Wednesday, December 03, 2003


In 1969 I made my first trip to the optometrist because the school nurse at St. Andrew's had determined my vision needed correction.

Dr. Shulman was the family eye doctor with an office on Huntington Avenue in Brigham Circle. It was right next to Staples (long before the office superstore chain), which was the local stationery store that sold games and toys. I bought all my models with airplane glue and paint-by-numbers sets from Staples. I remember getting a Batmobile model and a super-heroes velvet paint-by-numbers at Staples one Saturday afternoon!

My Mother wore glasses all my life. Here's a picture of me and her in 1965:

My Mother also smoked my entire life and this picture actually shows her cigarette more clearly than her glasses!

Anyway, my previous visits to Dr. Shulman's office had been with my Mother when she needed a new pair of glasses or an adjustment. She always reminded us that the receptionist was our aunt's sister. She was my father's brother's wife's sister, so she was really no relation to me at all; but, my Mother valued connections of all sort, no matter how vague or distant.

One Friday afternoon I left school and took the trolley to Brigham Circle for my first visit to the eye doctor. Wire-rimmed glasses were the newest rage in glasses, and I selected a pair that were sort of hip. They weren't round like John Lennon's, but they were as close to round as I was going to get when combining my Mother's meager budget with Dr. Shulman's charity.

It took some time for me to get used to seeing the world so clearly. I was almost dizzy from the clarity. The red brick and white mortar of the Farragut School across from Dr. Shulman's office was crystal clear and I could make out the definition of each individual bar in the surrounding cast-iron fence. The orange trolley-cars were bright orange. Walking down the street was almost difficult both because of the vertigo and my amazement at the clarity of it all!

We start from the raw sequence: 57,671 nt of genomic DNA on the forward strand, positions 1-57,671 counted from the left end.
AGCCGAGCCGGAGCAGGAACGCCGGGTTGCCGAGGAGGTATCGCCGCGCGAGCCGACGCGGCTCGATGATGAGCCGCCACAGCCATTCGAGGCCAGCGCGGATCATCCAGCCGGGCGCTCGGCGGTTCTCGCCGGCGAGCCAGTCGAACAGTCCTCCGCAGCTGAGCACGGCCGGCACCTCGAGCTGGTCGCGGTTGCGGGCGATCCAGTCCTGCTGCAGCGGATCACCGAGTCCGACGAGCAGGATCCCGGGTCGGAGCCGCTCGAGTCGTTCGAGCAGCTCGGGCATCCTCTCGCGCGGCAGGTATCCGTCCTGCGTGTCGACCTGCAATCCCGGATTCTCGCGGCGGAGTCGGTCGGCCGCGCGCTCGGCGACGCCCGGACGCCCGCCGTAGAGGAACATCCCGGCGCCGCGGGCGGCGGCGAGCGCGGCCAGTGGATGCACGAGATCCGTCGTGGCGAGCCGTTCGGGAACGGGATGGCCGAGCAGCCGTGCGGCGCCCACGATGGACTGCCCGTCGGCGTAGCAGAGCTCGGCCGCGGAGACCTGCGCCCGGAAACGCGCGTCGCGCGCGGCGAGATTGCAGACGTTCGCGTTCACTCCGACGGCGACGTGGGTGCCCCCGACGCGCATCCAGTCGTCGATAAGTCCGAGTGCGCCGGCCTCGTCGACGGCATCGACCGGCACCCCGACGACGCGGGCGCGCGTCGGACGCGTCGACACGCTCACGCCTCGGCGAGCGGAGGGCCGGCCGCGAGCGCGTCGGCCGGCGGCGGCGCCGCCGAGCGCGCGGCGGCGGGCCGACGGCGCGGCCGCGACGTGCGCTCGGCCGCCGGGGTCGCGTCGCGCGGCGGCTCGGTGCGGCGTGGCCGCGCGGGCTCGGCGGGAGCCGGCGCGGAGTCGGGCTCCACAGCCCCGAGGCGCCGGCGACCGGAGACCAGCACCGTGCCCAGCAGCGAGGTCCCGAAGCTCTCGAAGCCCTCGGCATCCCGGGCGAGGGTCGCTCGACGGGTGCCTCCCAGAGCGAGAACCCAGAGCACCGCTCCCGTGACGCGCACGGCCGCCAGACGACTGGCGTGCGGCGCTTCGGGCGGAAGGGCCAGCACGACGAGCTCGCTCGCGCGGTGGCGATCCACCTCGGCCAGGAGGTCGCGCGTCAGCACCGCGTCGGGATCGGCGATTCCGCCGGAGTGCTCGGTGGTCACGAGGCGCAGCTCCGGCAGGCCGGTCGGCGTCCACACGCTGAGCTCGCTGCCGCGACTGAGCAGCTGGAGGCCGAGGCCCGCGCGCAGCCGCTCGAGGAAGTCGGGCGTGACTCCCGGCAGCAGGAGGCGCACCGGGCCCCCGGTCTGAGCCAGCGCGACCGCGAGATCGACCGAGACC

I guess this is why I got them on a Friday! So I would have the weekend to get used to them!

I still have those glasses, and if they would fit I would have them fitted with my current prescription.

On Monday morning, Sister Theresa Ann (yes, a nun in the sixties with a woman's name), made certain to point out to everyone that I was wearing glasses. Damn, we hadn't even had our religion class yet and I was already feeling bad. I was the butt of all the jokes that day, and I made certain to take the glasses off for recess and the walk home.

I quickly got used to putting them on for movies and television and school; but after I'd forgotten them here and there a half-dozen times, I took Dr. Shulman's advice and just wore them all the time.

I learned to clean them and care for them and repair them myself with paper clips and the such. When I got new glasses I always kept these safe. I didn't know I would be writing about them and taking a picture of them in 2003, but I always held on to them. These eyeglasses have lived in seven American cities, and at two addresses in London. These eyeglasses have traveled (off my face) more than most Americans travel in their lifetime. I can't believe I still have them. Stranger than having my original pair of eyeglasses, is that I always know exactly where to find them. Seeing them makes me feel a bit old.

In the mid-nineties, I shared an apartment with my brother Stephan and I introduced him to the fine art of collecting art. Together we purchased a series of original drawing, twenty drawings of eyeglasses. They were all different, but all of the same pair of eyeglasses. My brother still has them in a drawer somewhere. I wish I had one to hang with my collection.

I hadn't thought of those eyeglasses or drawings in a long time until today when I got my first pair of bifocals. Yup! It's happened: bifocals. Almost thirty-five years after my first pair of eyeglasses made me dizzy and trippy, I am trying to get used to wearing glasses that work one way when I look up and another way when I look down.

If I turn too quickly, the entire world looks like a fishbowl. When I walk, I sometimes get a touch of vertigo; but when I try to read, I can see the print! I don't have to remove my glasses to read! It's almost as thrilling as the bricks of Farragut School!

I guess this means I'm getting old and the best part is the memories and mementos! I have my original pair of glasses and it's only at times like this that I appreciate how wonderful that really is!